What Is Cancer Immunotherapy?

Cancer immunotherapy is rapidly becoming a major new weapon in the fight against this deadly disease. Here is a brief primer on this powerful new technology, as well as a look at where it's likely headed moving forward.

George Budwell
George Budwell
Jun 21, 2015 at 11:06AM
Health Care

Cancer immunotherapy, or "immuno-oncology", aims to enable patient's immune system to recognize and subsequently destroy malignancies. Although immuno-oncology as a field has been around for decades, it is only now beginning to be viewed as an important new weapon in the fight against cancer. 

Source: Wikimedia

In 2013, for instance, immunotherapy was named the "breakthrough of the year" by Science magazine after a handful of monoclonal antibodies targeting so-called "immune checkpoints" were shown to dramatically reduce the size of tumors and extend patients' lives in a variety of cancers.

The basic idea behind this branch of immuno-oncology known broadly as checkpoint inhibitors is to suppress a tumor's ability to evade detection by the immune system, allowing the body to mount a potent immune response. Checkpoint inhibitors, in a nutshell, release the brakes on the immune system, which is a radically different approach from other immunotherapies, such as vaccines, that seek to amp up the immune response. 

Source: Merck

The immense power of checkpoint inhibitors as anti-tumor agents is being proven in the clinic by Bristol-Myers Squibb's (NYSE:BMY) programmed cell death, or PD-1, inhibitor nivolumab (Opdivo) and Merck's (NYSE:MRK) similar drug, pembrolizumab (Keytruda). In the second line setting for metastatic melanoma, for example, these drugs led to unprecedented levels of complete remissions and durable responses. As a result, the U.S. Food and Drug Administration approved both of these novel drugs on an accelerated basis for advanced melanoma in late 2014. And these game-changing checkpoint inhibitors are now barreling toward the non-small cell lung cancer market, and are in pivotal trials for dozens of additional hard-to-treat tumor types such as bladder, liver, head, and neck cancer.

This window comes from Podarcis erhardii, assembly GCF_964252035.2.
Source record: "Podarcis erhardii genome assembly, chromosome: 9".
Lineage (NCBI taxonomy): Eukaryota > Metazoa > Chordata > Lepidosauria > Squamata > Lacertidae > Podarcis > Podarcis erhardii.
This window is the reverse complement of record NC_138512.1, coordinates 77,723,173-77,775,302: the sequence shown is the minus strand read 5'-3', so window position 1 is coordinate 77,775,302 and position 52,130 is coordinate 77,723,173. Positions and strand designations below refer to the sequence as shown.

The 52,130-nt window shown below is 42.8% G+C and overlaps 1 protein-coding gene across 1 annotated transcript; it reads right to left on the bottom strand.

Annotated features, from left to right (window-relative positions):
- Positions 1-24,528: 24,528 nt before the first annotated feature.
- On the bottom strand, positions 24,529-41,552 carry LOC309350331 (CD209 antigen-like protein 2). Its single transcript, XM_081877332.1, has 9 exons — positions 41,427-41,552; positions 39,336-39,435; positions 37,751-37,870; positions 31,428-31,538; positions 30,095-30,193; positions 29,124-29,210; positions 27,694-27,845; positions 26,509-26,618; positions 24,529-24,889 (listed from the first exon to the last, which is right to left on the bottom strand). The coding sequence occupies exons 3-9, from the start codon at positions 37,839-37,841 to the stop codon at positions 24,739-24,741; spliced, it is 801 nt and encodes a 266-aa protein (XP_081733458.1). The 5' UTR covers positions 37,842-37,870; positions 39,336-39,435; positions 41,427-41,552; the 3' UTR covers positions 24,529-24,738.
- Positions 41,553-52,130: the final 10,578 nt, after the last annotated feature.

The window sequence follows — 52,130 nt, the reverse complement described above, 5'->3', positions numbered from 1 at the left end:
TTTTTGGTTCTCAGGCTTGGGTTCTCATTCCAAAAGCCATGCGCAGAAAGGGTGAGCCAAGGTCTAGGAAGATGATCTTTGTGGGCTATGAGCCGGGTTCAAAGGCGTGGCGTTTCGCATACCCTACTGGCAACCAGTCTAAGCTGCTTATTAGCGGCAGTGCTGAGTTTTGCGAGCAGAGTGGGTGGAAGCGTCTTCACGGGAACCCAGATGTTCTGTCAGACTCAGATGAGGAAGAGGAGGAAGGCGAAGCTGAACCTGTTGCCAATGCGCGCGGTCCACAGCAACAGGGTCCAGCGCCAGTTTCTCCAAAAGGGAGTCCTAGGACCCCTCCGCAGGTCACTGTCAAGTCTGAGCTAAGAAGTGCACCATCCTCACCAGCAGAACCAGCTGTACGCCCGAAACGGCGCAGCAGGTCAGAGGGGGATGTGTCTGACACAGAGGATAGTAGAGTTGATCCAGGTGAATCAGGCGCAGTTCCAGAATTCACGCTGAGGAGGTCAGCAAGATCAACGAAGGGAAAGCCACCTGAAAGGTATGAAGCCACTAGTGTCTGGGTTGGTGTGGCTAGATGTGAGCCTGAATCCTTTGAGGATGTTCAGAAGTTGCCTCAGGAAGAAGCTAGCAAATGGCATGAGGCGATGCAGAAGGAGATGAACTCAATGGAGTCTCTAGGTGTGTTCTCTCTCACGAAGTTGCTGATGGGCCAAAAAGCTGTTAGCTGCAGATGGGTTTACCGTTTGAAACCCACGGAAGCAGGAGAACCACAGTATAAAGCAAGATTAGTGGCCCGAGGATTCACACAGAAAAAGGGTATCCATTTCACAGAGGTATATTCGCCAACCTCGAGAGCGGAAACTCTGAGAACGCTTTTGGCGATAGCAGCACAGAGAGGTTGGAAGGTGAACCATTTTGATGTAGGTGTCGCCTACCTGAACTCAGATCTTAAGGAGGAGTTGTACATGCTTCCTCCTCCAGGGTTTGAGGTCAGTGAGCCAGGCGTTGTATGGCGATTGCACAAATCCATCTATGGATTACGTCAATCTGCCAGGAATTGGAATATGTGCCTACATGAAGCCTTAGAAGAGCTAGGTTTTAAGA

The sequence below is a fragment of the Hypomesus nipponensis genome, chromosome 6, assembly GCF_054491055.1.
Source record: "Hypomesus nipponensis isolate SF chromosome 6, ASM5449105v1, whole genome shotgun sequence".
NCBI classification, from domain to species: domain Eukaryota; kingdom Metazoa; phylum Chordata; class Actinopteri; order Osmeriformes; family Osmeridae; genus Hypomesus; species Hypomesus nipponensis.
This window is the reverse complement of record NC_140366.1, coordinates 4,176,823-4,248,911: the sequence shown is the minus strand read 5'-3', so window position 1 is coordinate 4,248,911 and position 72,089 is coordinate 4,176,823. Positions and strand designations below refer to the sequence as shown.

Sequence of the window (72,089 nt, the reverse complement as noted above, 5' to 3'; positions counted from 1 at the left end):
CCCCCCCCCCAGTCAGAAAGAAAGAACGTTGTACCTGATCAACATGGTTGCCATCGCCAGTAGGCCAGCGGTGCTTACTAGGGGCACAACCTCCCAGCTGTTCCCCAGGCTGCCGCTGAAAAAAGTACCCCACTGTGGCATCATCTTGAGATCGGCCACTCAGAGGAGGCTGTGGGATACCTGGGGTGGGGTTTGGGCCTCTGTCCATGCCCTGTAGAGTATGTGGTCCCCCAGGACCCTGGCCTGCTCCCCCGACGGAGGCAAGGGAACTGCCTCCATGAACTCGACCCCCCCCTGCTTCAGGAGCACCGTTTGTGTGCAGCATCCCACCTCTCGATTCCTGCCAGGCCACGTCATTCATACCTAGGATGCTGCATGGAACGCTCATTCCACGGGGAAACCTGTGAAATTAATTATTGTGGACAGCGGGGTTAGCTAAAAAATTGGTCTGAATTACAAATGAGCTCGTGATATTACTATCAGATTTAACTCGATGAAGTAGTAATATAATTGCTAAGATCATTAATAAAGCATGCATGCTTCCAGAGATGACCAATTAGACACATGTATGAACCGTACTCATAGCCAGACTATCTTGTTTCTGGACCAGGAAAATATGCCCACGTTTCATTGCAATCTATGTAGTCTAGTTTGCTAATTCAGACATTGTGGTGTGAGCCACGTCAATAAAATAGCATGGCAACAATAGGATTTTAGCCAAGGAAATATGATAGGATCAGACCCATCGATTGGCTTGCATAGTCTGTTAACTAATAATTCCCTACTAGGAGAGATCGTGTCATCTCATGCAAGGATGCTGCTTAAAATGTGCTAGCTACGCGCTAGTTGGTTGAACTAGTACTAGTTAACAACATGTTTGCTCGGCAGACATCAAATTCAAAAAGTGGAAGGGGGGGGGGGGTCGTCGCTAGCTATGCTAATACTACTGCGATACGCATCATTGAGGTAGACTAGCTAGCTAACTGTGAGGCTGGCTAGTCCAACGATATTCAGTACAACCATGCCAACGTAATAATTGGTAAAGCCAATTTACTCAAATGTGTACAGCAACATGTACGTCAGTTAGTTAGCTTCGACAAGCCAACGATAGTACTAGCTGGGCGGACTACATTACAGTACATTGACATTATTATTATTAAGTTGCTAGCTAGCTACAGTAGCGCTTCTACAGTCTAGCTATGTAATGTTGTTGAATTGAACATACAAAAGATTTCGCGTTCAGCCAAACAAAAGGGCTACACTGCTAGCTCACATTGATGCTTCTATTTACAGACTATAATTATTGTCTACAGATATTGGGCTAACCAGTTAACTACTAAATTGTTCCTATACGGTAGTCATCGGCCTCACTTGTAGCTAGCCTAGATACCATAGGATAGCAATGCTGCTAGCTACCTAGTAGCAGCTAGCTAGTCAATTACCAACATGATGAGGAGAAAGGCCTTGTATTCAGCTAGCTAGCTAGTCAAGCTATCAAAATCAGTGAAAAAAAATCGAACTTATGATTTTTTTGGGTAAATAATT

Another rapidly-emerging branch of the immuno-oncology tree is an area known as chimeric antigen receptor (CAR) transduced T cells. CAR-Ts are made by first extracting a patient's T cells from the blood and then using a viral vector to get the cells to express a receptor associated with a specific cancer antigen. The modified cells are then infused back into the patient, where they are then able to recognize and eliminate the cancerous cells of interest.

Source: Bellicum

While this approach to fighting cancer sounds great, the clinical results have been a mixed bag so far. The first-generation therapies proved to be highly efficacious -- especially in blood-based disorders such as B-lymphoid malignancies -- but they came with an unacceptable safety profile, even killing some patients.

Companies like Bellicum Pharmaceuticals (NASDAQ:BLCM)Kite Pharma (NASDAQ:KITE)Juno Therapeutics (NASDAQ:JUNO)Novartis (NYSE:NVS), and Ziopharma (NASDAQ:ZIOP) are all developing a second-generation of CAR-Ts with the stated goals of improving their safety profile and making them more potent against a wider range of cancers. And if all goes according to plan, the first CAR-T therapy could be on the market as soon as 2017. 


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How much do cancer immunotherapies cost?
Like most new cancer drugs, immunotherapies are mind-blowingly expensive. The annual cost of Keytruda and Opdivo, for example, are each estimated to be in neighborhood of $150,000. Making matters worse, Opdivo is currently indicated as a co-treatment for advanced melanoma with Yervoy, putting the total annual price in the area of $370,000. The prostate cancer immunotherapy Provenge is also incredibly costly, with a price tag of $175,000 for a typical three-month course of treatment. While the projected costs of the forthcoming CAR-T therapies haven't been announced yet, they will probably all top $100,000 a year based on the current pricing points for immunotherapies in general. 

Where is cancer immunotherapy headed?
The future of immunotherapy is undoubtedly going to be combination treatments. A key lesson from the early success of Opdivo and Keytruda is that they tend to work really well in patients that express a lot of a transmembrane protein known as PD-L1, or programmed death ligand 1. Given that this encompasses only about 20% to 40% of patients depending on the tumor type, the next step is to explore the use of other monoclonal antibodies with different therapeutic targets, in conjunction with PD-L1 inhibitors.

Big pharma has also become keenly interested in exploring the use of various immunotherapies with more traditional treatments like radiation and all-oral therapies. Indeed, these are primary goals in the emerging clinical programs of immunotherapy leaders such as AstraZeneca (NYSE:AZN), Pfizer (NYSE:PFE), and Roche (OTC:RHHBY). And that's why some industry experts believe that immuno-therapies could gobble up a noteworthy 60% of the entire cancer drug market within the next decade, making them a potentially disruptive new technology in the battle against cancer.